A trip report from the 5 Utah National Parks by Erin Coyle
Red hue, sandstone, and slate-colored uneven rocks and boulders make the scenery appear fake while walking through any of the five Utah national parks. All the parks are massive and could take several days to see all of the trails. Having visited all five, here are some of my highlights of a few of the parks.
If you are looking for minimal crowds and cool-looking flat UFO-like shaped stones, then head to the Cassidy Arch trail inside Capitol Reef National Park. These crater-shaped flat crusts make this area a good movie scene.
Trees and bushes sticking in between these rocks make one wonder how they can survive. The trail is a mix of walking paths and walking around uneven stones. The best time to go is the morning as it starts to get hot, especially in the summer, with temperatures reaching over 100 degrees with no covering along the trail.
Bring at least three liters of water. The day we hiked, it was another two miles because the road was closed due to recent flooding. The cost for individuals is $10 and $20 for a private vehicle but check the National Park website.
A sunrise hike up to Delicate Arch at Arches National Park is worth waking up for at 3 am. Watch the sun go from cotton candy pink to a golden yellow as the sun casts its light on the arch, showing sandstone, faded red, and charcoal colors.
It does get crowded, so it is best to start the hike early to find a good spot. Start making your way down to the arch for a photo op just as the sun begins to peak to avoid the crowd as they start to gather to take pictures.
For adventure lovers or ones that want to overcome their fear of heights, do not miss the hike up to Angels Landing at Zion National Park. The jagged and layered rock formations will be impressive, but wait until reaching 'the chains' section.
The chain will be along the rock for support, but in certain areas, it is easier to climb by placing your hands on the rocks. Once reaching the top, take in views of the Utah mountains and long winding roads below.
Most importantly, look back to see your accomplishment in reaching this area. Because this section requires going in a single file line, it is best to start early to avoid crowds. My group was in line about one hour before the first bus ran to the drop-off point.
I made this trip with G Adventures because I wanted to travel with other people, and I didn't have much time to plan the journey independently. There is already an itinerary designed for you, making it easy to show up, so this is a reason why group travel can be good.
I also met a great group of people, and we still keep in touch. Our guide, Mike Hodges, was fantastic. He cooked fabulous meals, always ensured we were having a great time and was very knowledgeable about all the places we visited. I asked him some questions about traveling with a group to gain his perspective.
Me; What's the best part about your job?
Mike; I love showing others the fantastic places the US has to offer and not only getting to show them but hopefully creating lifelong memories.
Me; What are some reasons for traveling with a group?
Mike; The best parts of group travel for me include getting to meet new people and make friends, but also the ease of planning and lowering the cost of the trips.
Me; Has there been an excellent experience with one of your groups that stands out in your mind?
Mike; For me, I have had a lot of unique tours and groups. But what sticks with me is when months and even years later, I see my group continue to be in touch in the group message and on Facebook. I love seeing posts of people from my groups post photos together of them meeting up worldwide.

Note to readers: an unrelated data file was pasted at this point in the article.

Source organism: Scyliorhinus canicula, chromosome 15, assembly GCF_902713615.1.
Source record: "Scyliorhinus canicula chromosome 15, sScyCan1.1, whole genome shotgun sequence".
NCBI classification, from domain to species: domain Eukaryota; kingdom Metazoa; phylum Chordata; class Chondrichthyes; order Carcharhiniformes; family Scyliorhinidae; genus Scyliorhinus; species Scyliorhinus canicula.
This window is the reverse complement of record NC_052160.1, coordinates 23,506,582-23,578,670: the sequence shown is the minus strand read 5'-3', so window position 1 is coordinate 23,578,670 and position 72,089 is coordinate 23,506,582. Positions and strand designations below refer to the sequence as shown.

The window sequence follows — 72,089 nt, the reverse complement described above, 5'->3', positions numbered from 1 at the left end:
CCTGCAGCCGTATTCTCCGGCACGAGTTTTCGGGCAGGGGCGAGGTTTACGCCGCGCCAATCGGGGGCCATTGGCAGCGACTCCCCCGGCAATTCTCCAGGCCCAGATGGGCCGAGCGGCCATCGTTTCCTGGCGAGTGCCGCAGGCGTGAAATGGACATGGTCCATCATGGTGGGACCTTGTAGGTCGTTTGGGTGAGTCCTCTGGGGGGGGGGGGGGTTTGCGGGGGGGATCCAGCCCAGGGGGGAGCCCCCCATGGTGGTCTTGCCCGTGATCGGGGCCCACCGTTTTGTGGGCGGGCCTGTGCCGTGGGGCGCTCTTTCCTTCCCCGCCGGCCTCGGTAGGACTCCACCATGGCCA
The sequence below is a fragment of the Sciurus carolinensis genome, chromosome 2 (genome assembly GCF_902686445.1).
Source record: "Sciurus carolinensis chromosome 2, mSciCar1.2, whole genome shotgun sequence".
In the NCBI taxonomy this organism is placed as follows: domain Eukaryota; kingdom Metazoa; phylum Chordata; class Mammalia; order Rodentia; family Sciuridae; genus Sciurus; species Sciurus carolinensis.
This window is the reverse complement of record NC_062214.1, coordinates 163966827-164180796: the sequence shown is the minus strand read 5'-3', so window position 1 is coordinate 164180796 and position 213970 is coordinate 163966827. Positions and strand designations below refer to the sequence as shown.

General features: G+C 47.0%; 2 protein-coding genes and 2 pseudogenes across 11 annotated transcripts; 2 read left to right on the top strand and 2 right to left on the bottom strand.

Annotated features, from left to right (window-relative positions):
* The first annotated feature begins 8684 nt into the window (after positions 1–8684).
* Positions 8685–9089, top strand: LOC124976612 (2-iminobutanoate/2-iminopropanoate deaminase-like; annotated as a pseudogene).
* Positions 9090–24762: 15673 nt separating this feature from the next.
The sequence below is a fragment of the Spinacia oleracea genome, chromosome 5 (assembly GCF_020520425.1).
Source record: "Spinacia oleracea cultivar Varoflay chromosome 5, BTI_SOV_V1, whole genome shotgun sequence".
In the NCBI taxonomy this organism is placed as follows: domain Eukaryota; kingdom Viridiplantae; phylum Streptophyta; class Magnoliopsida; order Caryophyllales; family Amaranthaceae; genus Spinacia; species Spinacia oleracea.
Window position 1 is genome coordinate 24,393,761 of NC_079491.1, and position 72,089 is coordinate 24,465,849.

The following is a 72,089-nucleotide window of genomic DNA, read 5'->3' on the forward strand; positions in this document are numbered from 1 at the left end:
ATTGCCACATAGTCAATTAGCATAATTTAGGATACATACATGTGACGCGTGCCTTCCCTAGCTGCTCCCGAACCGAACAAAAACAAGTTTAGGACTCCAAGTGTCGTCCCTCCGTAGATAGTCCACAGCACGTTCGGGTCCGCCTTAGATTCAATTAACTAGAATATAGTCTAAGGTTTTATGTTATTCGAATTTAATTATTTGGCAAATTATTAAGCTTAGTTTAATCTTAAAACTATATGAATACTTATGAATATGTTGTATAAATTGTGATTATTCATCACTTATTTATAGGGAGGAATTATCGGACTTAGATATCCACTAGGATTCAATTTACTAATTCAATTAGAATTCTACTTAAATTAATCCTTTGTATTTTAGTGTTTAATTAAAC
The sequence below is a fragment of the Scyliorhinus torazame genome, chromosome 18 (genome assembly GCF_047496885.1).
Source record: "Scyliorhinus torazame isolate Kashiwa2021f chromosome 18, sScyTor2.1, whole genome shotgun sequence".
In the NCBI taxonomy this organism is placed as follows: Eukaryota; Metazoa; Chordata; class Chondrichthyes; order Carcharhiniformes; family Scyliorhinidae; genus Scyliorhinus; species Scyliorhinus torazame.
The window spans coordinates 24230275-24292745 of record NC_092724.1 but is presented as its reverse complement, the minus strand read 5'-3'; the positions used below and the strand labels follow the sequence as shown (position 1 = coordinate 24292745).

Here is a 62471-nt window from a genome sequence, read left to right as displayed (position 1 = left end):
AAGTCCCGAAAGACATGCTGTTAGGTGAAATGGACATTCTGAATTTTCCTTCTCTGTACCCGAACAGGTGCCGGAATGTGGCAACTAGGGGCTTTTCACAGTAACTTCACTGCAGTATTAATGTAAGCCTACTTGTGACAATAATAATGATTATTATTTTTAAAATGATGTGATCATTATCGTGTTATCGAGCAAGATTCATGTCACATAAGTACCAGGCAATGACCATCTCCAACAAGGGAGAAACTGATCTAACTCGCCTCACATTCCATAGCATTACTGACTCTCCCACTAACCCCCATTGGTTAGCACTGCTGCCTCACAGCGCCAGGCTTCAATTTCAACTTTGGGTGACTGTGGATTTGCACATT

Me; Do you have any pet peeves when it comes to group travel?
Mike; As a guide and passenger, being late bothers me, and it is frustrating for the entire group.
Me; Do you have any tips for those thinking about group travel?
Mike; If you are thinking about group travel, understand that the tour is not your tour; you have to respect the group dynamic. Also, be open to others' points of view and differences in culture or people in general.
Me; How can a traveler prepare themselves for a tour?
Mike; Here at G, there is a lot of information sent to you regarding the trip; I couldn't emphasize enough to read through it all. It has everything from what you should pack to how long the drives are, how much time is at each location and what will be included.
Me; Is there anything else you want to add about group travel?
Mike; Just be flexible and enjoy the people and places you are visiting. Have a positive mindset, because things happen. You may have to change plans on the fly, and if you let the little things get to you, it will dampen your experience.
Me; Is group travel for everyone?
Mike; I think travel is for everyone! But group travel isn't necessarily for everyone. If you are particular about doing things a specific way, and want to be in charge of how long and all of the stops you are making, you might choose to plan and do the trip yourself.
But I do think even those people can have a fantastic experience in group travel as long as they prepare themselves and know the full details of the trip and have the right mindset going into the tour.
The five Utah National Parks are definitely worth visiting. Try to spend at least one week discovering the trails. The next time you book a trip and don't feel like planning everything, think about traveling with a tour group!
- Story and Photos by Erin Coyle
I am a Travel Writers University member. Traveling with friends, solo and in group tours, I have explored Southeast Asia, Zealandia, Europe, the Middle East, and South Africa.
I am currently teaching English in a foundation program at a university in Sur, the Sultanate of Oman. Before this, I taught English at a university in Nanchang China, for five years. Check out my website erinshotpot or find me on Instagram @erinshotpot.